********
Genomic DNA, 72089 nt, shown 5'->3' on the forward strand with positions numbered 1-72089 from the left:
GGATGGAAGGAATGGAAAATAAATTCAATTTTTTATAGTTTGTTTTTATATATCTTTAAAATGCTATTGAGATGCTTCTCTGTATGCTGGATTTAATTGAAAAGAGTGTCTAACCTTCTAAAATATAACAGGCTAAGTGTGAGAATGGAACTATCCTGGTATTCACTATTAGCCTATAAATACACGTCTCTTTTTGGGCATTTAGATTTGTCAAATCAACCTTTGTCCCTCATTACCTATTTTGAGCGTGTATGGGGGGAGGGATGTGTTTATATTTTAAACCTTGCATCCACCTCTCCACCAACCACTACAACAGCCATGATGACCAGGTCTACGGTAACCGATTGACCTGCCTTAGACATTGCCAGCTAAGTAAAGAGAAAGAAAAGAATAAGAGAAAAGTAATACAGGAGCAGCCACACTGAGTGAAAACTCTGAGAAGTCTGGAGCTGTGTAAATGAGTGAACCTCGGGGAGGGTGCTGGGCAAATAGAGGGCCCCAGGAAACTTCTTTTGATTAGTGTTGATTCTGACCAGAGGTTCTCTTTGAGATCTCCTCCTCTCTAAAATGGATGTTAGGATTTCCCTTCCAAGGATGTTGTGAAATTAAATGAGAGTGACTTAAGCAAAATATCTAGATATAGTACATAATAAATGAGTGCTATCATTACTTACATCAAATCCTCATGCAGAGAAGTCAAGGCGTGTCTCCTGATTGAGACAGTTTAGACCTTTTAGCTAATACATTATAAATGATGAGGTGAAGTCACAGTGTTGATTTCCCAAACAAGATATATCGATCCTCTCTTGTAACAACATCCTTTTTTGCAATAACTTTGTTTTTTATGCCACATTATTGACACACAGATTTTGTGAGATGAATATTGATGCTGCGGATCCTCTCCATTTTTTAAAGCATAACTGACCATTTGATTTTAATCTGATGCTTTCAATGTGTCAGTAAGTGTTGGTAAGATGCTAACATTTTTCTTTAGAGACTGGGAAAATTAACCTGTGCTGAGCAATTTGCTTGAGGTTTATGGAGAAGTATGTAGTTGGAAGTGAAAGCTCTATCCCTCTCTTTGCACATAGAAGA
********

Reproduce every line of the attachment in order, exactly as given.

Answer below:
Genomic DNA, 72089 nt, shown 5'->3' on the forward strand with positions numbered 1-72089 from the left:
GGATGGAAGGAATGGAAAATAAATTCAATTTTTTATAGTTTGTTTTTATATATCTTTAAAATGCTATTGAGATGCTTCTCTGTATGCTGGATTTAATTGAAAAGAGTGTCTAACCTTCTAAAATATAACAGGCTAAGTGTGAGAATGGAACTATCCTGGTATTCACTATTAGCCTATAAATACACGTCTCTTTTTGGGCATTTAGATTTGTCAAATCAACCTTTGTCCCTCATTACCTATTTTGAGCGTGTATGGGGGGAGGGATGTGTTTATATTTTAAACCTTGCATCCACCTCTCCACCAACCACTACAACAGCCATGATGACCAGGTCTACGGTAACCGATTGACCTGCCTTAGACATTGCCAGCTAAGTAAAGAGAAAGAAAAGAATAAGAGAAAAGTAATACAGGAGCAGCCACACTGAGTGAAAACTCTGAGAAGTCTGGAGCTGTGTAAATGAGTGAACCTCGGGGAGGGTGCTGGGCAAATAGAGGGCCCCAGGAAACTTCTTTTGATTAGTGTTGATTCTGACCAGAGGTTCTCTTTGAGATCTCCTCCTCTCTAAAATGGATGTTAGGATTTCCCTTCCAAGGATGTTGTGAAATTAAATGAGAGTGACTTAAGCAAAATATCTAGATATAGTACATAATAAATGAGTGCTATCATTACTTACATCAAATCCTCATGCAGAGAAGTCAAGGCGTGTCTCCTGATTGAGACAGTTTAGACCTTTTAGCTAATACATTATAAATGATGAGGTGAAGTCACAGTGTTGATTTCCCAAACAAGATATATCGATCCTCTCTTGTAACAACATCCTTTTTTGCAATAACTTTGTTTTTTATGCCACATTATTGACACACAGATTTTGTGAGATGAATATTGATGCTGCGGATCCTCTCCATTTTTTAAAGCATAACTGACCATTTGATTTTAATCTGATGCTTTCAATGTGTCAGTAAGTGTTGGTAAGATGCTAACATTTTTCTTTAGAGACTGGGAAAATTAACCTGTGCTGAGCAATTTGCTTGAGGTTTATGGAGAAGTATGTAGTTGGAAGTGAAAGCTCTATCCCTCTCTTTGCACATAGAAGA